One of the atrocities of colonization is the erasure of identity and social role. The term “Two-Spirit” originated in Winnipeg, Canada in 1990 during the third annual intertribal Native American/First Nations gay and lesbian conference. It comes from the Ojibwe (Anishinaabe) words niizh manitoag (two-spirits). Two Spirit is used by many Indigenous folks across Turtle Island, along with Indigiqueer, LGBTIQ, and named identities in their language.  

Learn about Two-Spirit through listening to a Two-Spirit person’s journey through barriers of colonization to claim their identity and the importance of culture and storytelling for healing and decolonizing. Their story will include their journey to identity, what inspires them and continues to motivate them on their journey. 

Free or by donation.

For questions and more information, please email: 


 Joshua Whitehead (he/him) is a Two-Spirit, Oji-nêhiyaw member of Peguis First Nation (Treaty 1). He is currently a Ph.D. candidate, lecturer, and Killam scholar at the University of Calgary where he studies Indigenous literatures and cultures with a focus on gender and sexuality. His dissertation, tentatively titled “Feral Fatalisms,” is a hybrid narrative of theory, essay, and non-fiction that interrogates the role of “ferality” inherent within Indigenous ways of being (with a strong focus on nêhiyawewin).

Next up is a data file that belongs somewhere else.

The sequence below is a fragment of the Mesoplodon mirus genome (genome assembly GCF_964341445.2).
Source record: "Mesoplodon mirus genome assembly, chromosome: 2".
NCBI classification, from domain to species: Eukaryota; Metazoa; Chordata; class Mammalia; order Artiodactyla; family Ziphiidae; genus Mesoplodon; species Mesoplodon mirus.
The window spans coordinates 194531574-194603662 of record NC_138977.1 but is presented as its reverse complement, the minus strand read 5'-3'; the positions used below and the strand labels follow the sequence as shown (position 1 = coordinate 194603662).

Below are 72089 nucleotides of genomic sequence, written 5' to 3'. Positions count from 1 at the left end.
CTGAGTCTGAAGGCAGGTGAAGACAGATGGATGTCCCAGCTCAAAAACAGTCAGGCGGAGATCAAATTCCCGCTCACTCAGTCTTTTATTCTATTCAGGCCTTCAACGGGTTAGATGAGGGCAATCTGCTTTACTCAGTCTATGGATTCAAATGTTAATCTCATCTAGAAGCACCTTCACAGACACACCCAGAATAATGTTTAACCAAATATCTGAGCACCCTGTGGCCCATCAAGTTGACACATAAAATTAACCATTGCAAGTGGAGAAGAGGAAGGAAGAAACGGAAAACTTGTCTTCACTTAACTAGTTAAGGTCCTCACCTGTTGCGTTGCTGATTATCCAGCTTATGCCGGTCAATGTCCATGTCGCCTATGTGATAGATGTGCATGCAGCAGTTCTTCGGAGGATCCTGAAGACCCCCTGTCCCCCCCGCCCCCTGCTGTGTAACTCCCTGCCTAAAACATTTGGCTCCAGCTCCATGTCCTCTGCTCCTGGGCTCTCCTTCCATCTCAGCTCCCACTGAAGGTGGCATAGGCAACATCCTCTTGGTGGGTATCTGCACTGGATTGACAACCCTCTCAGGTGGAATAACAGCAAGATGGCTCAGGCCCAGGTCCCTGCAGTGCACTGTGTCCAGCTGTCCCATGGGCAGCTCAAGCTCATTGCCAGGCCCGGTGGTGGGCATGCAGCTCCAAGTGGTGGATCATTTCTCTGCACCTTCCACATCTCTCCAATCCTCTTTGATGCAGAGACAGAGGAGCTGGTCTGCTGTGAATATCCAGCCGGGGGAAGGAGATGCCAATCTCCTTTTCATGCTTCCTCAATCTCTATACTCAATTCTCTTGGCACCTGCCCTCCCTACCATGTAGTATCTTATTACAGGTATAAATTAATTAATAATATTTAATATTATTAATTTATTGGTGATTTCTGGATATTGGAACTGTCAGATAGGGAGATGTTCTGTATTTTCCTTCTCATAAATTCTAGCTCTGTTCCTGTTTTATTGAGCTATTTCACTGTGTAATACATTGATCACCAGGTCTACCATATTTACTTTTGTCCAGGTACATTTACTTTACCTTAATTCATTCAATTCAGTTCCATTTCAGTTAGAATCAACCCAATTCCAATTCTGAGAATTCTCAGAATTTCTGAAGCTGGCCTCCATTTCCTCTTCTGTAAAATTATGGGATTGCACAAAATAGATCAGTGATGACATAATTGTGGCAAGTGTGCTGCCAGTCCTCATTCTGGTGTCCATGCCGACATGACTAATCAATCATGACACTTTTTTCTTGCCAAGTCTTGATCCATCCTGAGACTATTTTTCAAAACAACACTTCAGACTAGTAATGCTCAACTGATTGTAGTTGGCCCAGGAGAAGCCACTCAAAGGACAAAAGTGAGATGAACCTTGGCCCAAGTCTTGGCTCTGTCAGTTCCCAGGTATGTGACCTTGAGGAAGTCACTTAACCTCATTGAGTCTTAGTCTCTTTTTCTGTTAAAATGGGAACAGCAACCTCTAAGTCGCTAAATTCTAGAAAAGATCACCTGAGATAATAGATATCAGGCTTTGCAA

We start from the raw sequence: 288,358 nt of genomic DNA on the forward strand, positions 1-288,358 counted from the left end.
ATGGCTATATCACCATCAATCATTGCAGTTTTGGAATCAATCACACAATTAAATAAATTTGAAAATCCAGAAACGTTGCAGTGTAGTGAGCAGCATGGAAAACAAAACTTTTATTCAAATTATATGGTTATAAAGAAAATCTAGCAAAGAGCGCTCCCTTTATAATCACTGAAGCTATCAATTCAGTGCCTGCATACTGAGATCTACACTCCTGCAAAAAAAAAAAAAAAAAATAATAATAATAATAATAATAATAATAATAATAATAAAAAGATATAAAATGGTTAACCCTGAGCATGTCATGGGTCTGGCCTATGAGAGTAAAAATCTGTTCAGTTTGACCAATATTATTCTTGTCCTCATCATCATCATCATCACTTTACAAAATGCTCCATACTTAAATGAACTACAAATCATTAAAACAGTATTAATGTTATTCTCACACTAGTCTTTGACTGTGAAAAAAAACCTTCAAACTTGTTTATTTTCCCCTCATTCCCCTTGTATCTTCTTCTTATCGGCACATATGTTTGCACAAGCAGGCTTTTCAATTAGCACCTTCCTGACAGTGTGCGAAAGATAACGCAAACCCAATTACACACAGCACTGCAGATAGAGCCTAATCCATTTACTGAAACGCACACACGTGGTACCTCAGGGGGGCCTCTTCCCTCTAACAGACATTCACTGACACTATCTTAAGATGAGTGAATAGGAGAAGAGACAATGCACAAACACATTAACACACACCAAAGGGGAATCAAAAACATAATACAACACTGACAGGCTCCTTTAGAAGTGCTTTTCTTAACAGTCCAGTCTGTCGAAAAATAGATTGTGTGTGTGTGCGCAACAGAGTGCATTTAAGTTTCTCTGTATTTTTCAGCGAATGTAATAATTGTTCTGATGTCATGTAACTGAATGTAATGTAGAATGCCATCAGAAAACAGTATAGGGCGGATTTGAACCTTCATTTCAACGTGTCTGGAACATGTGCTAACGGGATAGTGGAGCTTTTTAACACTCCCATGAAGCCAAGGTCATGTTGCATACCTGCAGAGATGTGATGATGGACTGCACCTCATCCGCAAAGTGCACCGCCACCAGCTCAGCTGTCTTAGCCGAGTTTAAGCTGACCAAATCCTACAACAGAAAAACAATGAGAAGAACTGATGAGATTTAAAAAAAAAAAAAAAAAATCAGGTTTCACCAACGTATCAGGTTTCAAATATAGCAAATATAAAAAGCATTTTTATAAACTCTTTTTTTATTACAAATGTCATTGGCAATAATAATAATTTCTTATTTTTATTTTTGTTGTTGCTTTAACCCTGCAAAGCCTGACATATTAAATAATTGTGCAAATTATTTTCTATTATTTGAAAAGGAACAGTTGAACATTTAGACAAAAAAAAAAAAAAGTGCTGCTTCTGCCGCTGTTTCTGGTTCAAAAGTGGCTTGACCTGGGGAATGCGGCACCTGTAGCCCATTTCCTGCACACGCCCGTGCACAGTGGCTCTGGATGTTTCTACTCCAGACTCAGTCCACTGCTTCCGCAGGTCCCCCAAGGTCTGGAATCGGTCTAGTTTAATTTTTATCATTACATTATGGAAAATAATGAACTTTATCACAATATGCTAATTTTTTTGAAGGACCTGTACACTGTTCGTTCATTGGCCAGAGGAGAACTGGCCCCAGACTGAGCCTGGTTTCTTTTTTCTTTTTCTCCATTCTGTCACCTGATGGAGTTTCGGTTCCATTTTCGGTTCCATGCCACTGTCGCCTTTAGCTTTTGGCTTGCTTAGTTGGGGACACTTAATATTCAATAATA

He is the author of full-metal indigiqueer (Talonbooks 2017) which was shortlisted for the inaugural Indigenous Voices Award and the Stephan G. Stephansson Award for Poetry. He is also the author of Jonny Appleseed (Arsenal Pulp Press 2018) which was long listed for the Giller Prize, shortlisted for the Indigenous Voices Award, the Governor General’s Literary Award, the Amazon Canada First Novel Award, the Carol Shields Winnipeg Book Award, and won the Lambda Literary Award for Gay Fiction and the Georges Bugnet Award for Fiction.

Whitehead is currently working on a third manuscript titled, Making Love with the Land to be published with Knopf Canada, which explores the intersections of Indigeneity, queerness, and, most prominently, mental health through a nêhiyaw lens. Currently, Whitehead is premiering his newly edited anthology, Love after the End: an Anthology of Two-Spirit and Indigiqueer Speculative Fiction. You can find his work published widely in such venues as Prairie Fire, CV2, EVENT, Arc Poetry Magazine, The Fiddlehead, Grain, CNQ, Write, and Red Rising Magazine. 

Photo credit: Sweetmoon Photography Tenille Campbell 

Will You Invest in GBT2Q Health and Wellbeing?

Give HIM a Hand by donating $10/month and become a monthly donor with HIM.

Your donations helps HIM continue to advocate for our communities’ health and wellbeing and allows us to innovate new programming that centres around the most vulnerable populations among us.